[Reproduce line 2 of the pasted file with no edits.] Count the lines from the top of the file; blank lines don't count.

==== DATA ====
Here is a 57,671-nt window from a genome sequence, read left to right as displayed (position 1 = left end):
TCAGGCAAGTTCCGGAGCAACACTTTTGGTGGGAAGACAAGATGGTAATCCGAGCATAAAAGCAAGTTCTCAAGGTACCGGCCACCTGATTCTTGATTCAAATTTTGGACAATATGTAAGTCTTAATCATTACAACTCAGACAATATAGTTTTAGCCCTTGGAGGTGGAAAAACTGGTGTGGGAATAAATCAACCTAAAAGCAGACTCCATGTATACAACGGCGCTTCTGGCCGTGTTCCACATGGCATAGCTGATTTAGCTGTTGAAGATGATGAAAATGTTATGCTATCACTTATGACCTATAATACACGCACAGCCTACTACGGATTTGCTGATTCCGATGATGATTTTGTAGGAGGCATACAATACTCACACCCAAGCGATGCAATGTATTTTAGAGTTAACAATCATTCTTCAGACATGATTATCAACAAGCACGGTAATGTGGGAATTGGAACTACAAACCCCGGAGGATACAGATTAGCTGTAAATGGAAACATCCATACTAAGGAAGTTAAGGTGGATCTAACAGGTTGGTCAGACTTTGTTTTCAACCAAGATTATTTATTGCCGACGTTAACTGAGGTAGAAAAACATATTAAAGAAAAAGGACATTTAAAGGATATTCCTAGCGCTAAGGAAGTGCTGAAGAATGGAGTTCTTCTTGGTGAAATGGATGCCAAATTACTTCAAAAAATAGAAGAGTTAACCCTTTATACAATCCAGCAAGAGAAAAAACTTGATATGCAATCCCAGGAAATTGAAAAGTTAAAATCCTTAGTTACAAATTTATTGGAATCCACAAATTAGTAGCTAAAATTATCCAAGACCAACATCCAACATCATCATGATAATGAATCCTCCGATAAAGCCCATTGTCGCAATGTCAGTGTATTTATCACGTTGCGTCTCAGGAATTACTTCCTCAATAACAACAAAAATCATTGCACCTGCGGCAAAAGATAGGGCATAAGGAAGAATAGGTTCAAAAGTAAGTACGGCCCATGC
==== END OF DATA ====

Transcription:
TCAGGCAAGTTCCGGAGCAACACTTTTGGTGGGAAGACAAGATGGTAATCCGAGCATAAAAGCAAGTTCTCAAGGTACCGGCCACCTGATTCTTGATTCAAATTTTGGACAATATGTAAGTCTTAATCATTACAACTCAGACAATATAGTTTTAGCCCTTGGAGGTGGAAAAACTGGTGTGGGAATAAATCAACCTAAAAGCAGACTCCATGTATACAACGGCGCTTCTGGCCGTGTTCCACATGGCATAGCTGATTTAGCTGTTGAAGATGATGAAAATGTTATGCTATCACTTATGACCTATAATACACGCACAGCCTACTACGGATTTGCTGATTCCGATGATGATTTTGTAGGAGGCATACAATACTCACACCCAAGCGATGCAATGTATTTTAGAGTTAACAATCATTCTTCAGACATGATTATCAACAAGCACGGTAATGTGGGAATTGGAACTACAAACCCCGGAGGATACAGATTAGCTGTAAATGGAAACATCCATACTAAGGAAGTTAAGGTGGATCTAACAGGTTGGTCAGACTTTGTTTTCAACCAAGATTATTTATTGCCGACGTTAACTGAGGTAGAAAAACATATTAAAGAAAAAGGACATTTAAAGGATATTCCTAGCGCTAAGGAAGTGCTGAAGAATGGAGTTCTTCTTGGTGAAATGGATGCCAAATTACTTCAAAAAATAGAAGAGTTAACCCTTTATACAATCCAGCAAGAGAAAAAACTTGATATGCAATCCCAGGAAATTGAAAAGTTAAAATCCTTAGTTACAAATTTATTGGAATCCACAAATTAGTAGCTAAAATTATCCAAGACCAACATCCAACATCATCATGATAATGAATCCTCCGATAAAGCCCATTGTCGCAATGTCAGTGTATTTATCACGTTGCGTCTCAGGAATTACTTCCTCAATAACAACAAAAATCATTGCACCTGCGGCAAAAGATAGGGCATAAGGAAGAATAGGTTCAAAAGTAAGTACGGCCCATGC